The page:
Arwen's meanderings

Hi everyone and welcome to my new blog. My name is Steve and i am the lucky owner of a John Welsford designed 'navigator' named Arwen. I built her over three years with the help of my father, father-in-law and two children. She was launched in August 2007 at Queen Anne's battery marina in the barbican area of Plymouth. This blog is a record of our voyages together around SW England.
Arwen has a YouTube channel of her own. Search "plymouthwelshboy".

Tuesday, 3 June 2014

Meandering up the River Tamar part 4

At the start of the first big meander loop the landscape has changed dramatically. The river flows gently, no waves. The wind has dropped. The current as the tide carries us along is pretty fast and the outboard is on idle yet we make around four knots.

Past a series of big yachts moored in the deep water, past old little launch ramps, decayed and dilapidated; past eroded trees, fallen from the steep hillside banks; the brown water laps at Arwen’s hull. There is a stillness and calm about the valley and its river. On a low hill a tractor chugs around an area of hooped poly tunnels. Ploughed soils are rick loamy dark brown. Herons, suddenly disturbed by our appearance, take off, skimming low across the brown waters, the beat of their long wings, steady and rhythmic.

Trains can be heard in the distance behind us, rumbling across the seven spans of the Tavy iron bridge. A two car train appears briefly on the hillside, making its way up one of the most attractive branch lines in the UK, the Tamar Valley Branch line to Calstock.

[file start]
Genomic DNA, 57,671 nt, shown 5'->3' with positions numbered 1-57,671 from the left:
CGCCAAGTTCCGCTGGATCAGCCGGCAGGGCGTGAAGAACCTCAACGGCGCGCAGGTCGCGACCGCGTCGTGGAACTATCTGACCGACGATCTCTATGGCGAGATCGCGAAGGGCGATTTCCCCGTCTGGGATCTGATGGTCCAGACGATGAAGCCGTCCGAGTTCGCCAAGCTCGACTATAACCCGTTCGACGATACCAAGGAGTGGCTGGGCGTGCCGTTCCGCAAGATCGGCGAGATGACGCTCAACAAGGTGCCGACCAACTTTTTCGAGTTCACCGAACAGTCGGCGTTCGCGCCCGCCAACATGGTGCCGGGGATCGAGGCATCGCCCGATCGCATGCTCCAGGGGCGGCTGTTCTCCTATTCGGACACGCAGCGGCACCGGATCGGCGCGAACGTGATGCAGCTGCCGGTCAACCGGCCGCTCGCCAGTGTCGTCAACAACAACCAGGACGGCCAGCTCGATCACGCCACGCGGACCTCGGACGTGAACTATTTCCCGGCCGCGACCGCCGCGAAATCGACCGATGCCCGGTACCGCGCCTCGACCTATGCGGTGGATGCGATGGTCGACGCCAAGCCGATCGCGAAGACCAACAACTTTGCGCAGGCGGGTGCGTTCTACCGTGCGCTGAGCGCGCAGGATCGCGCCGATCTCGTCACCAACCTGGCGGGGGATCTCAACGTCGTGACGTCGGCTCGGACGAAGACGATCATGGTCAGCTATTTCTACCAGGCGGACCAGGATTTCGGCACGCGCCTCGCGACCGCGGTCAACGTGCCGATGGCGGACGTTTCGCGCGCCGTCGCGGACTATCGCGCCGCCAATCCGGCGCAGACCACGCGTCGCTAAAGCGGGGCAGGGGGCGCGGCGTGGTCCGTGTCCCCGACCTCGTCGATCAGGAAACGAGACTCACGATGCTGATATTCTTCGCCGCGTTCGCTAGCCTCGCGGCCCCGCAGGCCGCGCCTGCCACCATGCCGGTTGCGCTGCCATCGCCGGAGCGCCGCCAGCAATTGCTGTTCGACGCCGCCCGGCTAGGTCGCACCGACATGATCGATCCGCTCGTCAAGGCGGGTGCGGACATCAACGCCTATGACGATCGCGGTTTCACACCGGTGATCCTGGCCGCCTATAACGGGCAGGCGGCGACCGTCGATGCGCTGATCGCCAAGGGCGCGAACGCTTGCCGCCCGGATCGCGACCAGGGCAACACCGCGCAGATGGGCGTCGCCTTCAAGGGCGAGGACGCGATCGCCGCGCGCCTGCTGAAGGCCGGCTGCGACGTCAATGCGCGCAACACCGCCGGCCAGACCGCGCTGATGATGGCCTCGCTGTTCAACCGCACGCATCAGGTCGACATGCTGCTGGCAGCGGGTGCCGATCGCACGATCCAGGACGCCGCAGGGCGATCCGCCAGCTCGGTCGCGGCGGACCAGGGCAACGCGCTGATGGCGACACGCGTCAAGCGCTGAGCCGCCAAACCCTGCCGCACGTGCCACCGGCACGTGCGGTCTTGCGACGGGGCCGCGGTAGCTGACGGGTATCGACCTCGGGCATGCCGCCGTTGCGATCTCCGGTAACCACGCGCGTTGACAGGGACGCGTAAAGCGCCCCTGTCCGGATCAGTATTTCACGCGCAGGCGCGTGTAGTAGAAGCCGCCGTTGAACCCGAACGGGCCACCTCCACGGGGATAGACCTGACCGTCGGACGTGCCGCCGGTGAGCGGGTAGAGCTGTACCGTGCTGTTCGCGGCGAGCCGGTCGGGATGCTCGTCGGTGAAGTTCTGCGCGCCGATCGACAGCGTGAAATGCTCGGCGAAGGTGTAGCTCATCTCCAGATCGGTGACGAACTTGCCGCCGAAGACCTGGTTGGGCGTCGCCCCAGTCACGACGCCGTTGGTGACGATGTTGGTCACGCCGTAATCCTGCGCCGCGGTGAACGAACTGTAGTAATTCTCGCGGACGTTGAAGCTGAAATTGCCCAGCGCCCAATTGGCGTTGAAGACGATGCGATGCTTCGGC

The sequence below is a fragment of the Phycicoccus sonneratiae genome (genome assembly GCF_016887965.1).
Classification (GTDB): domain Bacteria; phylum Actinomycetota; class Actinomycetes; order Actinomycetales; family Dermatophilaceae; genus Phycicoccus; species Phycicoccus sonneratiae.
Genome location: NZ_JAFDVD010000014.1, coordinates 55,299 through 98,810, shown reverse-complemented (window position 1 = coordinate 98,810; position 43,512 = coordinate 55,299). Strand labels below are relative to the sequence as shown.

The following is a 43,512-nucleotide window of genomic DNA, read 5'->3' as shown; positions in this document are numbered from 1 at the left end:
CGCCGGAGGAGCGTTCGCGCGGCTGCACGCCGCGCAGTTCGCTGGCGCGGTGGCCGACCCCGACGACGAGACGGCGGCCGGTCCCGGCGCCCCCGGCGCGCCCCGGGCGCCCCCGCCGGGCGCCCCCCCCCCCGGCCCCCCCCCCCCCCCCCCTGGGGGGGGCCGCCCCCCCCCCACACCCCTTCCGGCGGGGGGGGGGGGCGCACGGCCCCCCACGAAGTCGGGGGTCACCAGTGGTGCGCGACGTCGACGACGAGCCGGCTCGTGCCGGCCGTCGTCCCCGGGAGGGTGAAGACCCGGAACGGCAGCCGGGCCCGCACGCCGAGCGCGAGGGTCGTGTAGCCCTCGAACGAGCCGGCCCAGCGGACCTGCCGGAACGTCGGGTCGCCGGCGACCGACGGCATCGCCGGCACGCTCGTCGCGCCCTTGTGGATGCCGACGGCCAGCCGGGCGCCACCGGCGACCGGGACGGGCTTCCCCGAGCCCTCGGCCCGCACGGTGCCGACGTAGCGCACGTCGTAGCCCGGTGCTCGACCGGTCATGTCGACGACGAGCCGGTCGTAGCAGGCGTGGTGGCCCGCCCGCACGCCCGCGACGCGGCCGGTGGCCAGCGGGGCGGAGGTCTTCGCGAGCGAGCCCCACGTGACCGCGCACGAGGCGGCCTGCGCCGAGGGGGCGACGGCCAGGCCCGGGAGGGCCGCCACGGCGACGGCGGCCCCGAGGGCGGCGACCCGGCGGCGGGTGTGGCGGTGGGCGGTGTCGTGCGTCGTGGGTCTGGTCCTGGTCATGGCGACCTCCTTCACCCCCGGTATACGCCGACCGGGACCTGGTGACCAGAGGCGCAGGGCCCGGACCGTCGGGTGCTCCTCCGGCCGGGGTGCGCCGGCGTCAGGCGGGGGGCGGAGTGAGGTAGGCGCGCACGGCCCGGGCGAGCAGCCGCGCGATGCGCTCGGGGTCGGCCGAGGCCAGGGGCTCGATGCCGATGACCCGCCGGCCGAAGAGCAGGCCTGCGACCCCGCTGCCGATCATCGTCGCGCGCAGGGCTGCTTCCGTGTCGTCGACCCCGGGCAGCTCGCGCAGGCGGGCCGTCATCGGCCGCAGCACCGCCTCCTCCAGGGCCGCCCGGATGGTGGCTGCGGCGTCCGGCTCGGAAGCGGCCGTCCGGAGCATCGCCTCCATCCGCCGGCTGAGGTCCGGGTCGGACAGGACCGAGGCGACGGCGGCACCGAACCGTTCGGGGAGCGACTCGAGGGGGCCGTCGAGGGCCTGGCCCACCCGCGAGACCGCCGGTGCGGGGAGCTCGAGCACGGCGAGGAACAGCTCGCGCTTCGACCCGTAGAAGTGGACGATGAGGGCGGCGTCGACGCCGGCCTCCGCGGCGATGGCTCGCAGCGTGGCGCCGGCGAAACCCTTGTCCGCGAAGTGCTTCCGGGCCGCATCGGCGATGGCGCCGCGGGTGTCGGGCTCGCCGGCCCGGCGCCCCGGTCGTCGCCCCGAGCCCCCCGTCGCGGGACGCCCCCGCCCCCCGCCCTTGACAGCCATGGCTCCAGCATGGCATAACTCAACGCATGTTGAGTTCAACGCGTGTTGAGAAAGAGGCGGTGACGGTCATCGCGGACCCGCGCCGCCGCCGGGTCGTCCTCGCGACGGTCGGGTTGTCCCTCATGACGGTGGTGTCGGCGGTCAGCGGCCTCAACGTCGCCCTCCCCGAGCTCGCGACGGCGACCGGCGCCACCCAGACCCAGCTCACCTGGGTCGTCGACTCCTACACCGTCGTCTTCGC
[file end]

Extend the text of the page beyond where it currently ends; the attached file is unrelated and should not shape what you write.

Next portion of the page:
The banks are changing. Flat expanses of huge reed beds with thick brown oozing mud; they are the home of wading birds; the snow white egrets, the tall grey herons and occasionally even the rare and famed Avocets, symbol of the RSPB. The mud flats rise a metre or so above us. On the inner bank there is an embankment of some sort, overgrown with marshland plants and reeds.  Beyond them lie green fields tinged with yellow – buttercups blooming.  It is glorious, stunning scenery.  The Tamar River and its banks are designated as a Site of Special Scientific Interest, a European Special Area of Conservation, and an Area of Outstanding Natural Beauty. One of its special features is the low rocky reefs far inland where zonation of rocky habitats, both intertidal and subtidal can be observed. Those very reefs are the ones I keep a wary eye out for. They really do extend inland!

Much of this landscape we pass through is owned by the Cornish Wildlife Trust. The SSSI status of the valley is due to its unique biodiversity and varying habitats for waders and wildfowl. Wintering avocets, black tailed godwits, whimbrels, greenshanks, golden plovers and more…. They are all here watching us as we make our slow progress up the silent river. As I watch the trees and reed beds, I’m pretty sure eyes are watching us back!

The channel Thalweg meanders. A little bit of knowledge about rivers is useful after all! I ferry glide Arwen from one side of the channel to the other as we follow the Thalweg (a current that marks the deepest part of the channel).  Every so often, a tiny tributary breaks through the reed beds. A narrow waterway deep into the heart of the reeds, it is tempting to push up one of them and explore further. But wisdom takes over, for although it is a rising tide, the tiny channels, barely the width of Arwen’s beam, are choked with old reeds. What I would need is a punting pole, for use of the outboard would be impossible. Getting in would be easy………getting out…….well that could be trickier. I wonder how Arwen would punt backwards?

Between the reed beds we glimpse houses, exquisite cottages. What an amazing place to live. All this nature and scenery on your doorstep; it’s another world. Sadly I know little of it which is shameful given it is on my doorstep figuratively speaking!

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